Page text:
Many memory experts believe that association is an essential step in remembering something for a long time . Associating means connecting new information or images with something you already know . We all frequently make associations, often without realizing it.

An example illustrates this process . I had often read that if you make a very bizarre, unusual mental image, you remember it better than you would a more commonplace one . This information became my “known . ” Then I read that according to research studies a more unusual image is not remembered any better Because I quickly associated this new information with what I already knew, the new information was securely locked into my memory .

Experts have a relatively easy time remembering new information in their field because they can usually find some related, known information with which to associate the new information .

Natural and Artificial Associations

The case just mentioned about the unusual images is an example of a natural association. A natural association is one in which the connection does not have to be forced; it occurs naturally . To make an artificial association you must use your imagination and create an association where one did not exist before .

The following example illustrates the difference between natural and artificial associations . You read in your geology text that magma is the molten, liquid matter under the earth’s crust . If you happened to know that the prefix mag means to knead, you could easily make a natural association to remember the definition of magma: Magma is molten; therefore it can be “kneaded . ”

But if you do not know the meaning of mag, you can make an artificial association . First, you must ask yourself what the prefix mag reminds you of: magnesium? magnet? “mag” automobile wheels? maggot? Maggie? The word you choose depends on your personal universe of experience and knowledge .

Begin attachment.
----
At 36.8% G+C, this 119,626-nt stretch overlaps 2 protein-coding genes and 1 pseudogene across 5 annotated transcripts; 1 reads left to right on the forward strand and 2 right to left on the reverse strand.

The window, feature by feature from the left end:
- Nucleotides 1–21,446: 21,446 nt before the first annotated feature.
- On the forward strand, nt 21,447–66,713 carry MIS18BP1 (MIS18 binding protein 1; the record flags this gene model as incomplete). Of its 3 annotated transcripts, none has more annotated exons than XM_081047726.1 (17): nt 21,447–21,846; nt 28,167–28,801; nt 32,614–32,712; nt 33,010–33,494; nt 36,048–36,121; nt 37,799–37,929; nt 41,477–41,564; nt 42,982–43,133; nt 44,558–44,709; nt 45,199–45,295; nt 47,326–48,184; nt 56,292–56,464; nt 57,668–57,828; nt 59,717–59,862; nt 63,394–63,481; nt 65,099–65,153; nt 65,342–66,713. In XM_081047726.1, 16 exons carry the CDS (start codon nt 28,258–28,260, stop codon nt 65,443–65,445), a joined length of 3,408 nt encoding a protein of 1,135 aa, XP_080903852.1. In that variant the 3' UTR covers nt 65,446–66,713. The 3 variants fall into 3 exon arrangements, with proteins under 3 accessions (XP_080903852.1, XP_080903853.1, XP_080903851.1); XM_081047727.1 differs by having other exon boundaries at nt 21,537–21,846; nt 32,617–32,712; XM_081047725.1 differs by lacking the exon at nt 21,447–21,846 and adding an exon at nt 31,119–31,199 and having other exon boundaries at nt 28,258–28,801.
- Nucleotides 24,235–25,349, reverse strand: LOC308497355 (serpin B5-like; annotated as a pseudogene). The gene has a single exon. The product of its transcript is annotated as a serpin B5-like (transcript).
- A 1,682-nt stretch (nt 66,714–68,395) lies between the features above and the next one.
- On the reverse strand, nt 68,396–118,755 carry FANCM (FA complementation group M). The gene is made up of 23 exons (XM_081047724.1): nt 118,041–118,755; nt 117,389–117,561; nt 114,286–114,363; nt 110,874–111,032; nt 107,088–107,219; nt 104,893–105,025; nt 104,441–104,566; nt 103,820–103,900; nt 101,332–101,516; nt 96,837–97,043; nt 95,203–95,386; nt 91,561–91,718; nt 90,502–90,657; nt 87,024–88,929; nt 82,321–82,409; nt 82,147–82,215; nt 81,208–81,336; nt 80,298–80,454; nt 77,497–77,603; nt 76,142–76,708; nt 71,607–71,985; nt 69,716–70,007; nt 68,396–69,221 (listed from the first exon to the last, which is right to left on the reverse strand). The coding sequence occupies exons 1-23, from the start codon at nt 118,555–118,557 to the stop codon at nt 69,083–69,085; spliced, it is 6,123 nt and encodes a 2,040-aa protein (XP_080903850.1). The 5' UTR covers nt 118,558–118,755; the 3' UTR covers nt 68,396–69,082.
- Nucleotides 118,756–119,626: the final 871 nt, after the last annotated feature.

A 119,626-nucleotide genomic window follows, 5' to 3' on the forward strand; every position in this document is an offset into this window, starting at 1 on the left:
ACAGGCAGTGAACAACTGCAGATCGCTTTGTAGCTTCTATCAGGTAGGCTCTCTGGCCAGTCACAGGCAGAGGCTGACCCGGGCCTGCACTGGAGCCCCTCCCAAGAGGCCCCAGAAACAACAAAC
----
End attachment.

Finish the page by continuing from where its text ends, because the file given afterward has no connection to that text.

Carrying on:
Let’s assume that you choose the word magnet. Then, you might visualize a magnet floating on some molten, liquid matter . Later, when you think of the word magma, it will remind you of a magnet, which yo u will visualize connected to molten matter .

Logical Associations .

Closely related to natural associations are logical associations, or the “that makes sense” associations . However , instead of making an association with a specific piece of information, you are associating the new information with a general feeling that it makes sense or fits in with your view of how things ought to be . Suppose you read in your psychology text that adolescents are more likely to feel unwanted by their parents if their parents are either extremely controlling or extremely ignoring . You might remember this fact by saying to your – self that it seems logical . It fits . It makes sense .

Use of Symbols .

Symbols make abstract concepts, ideas, names an d feelings more tangible and concrete . When you want to tell people you love them, you might send them a valentine heart . If you want to express patriotic feelings, you might display a flag

Two propositions are central to the use of mnemonic systems .

You can remember something better if you can make it concrete .

Any idea, concept, name, fact, etc ., that you want to remember can be made concrete through the use of a symbol .

In the example above of magma, we chose the magnet as a symbol to make a connection between the word and its definition . The name/occupation exercise on pages 5–6 uses symbols to help remember the names and occupations of the people . Anything, no matter how abstract , can be symbolized to make it concrete . Some things require more imagination and creativity than others, but the translation can be made .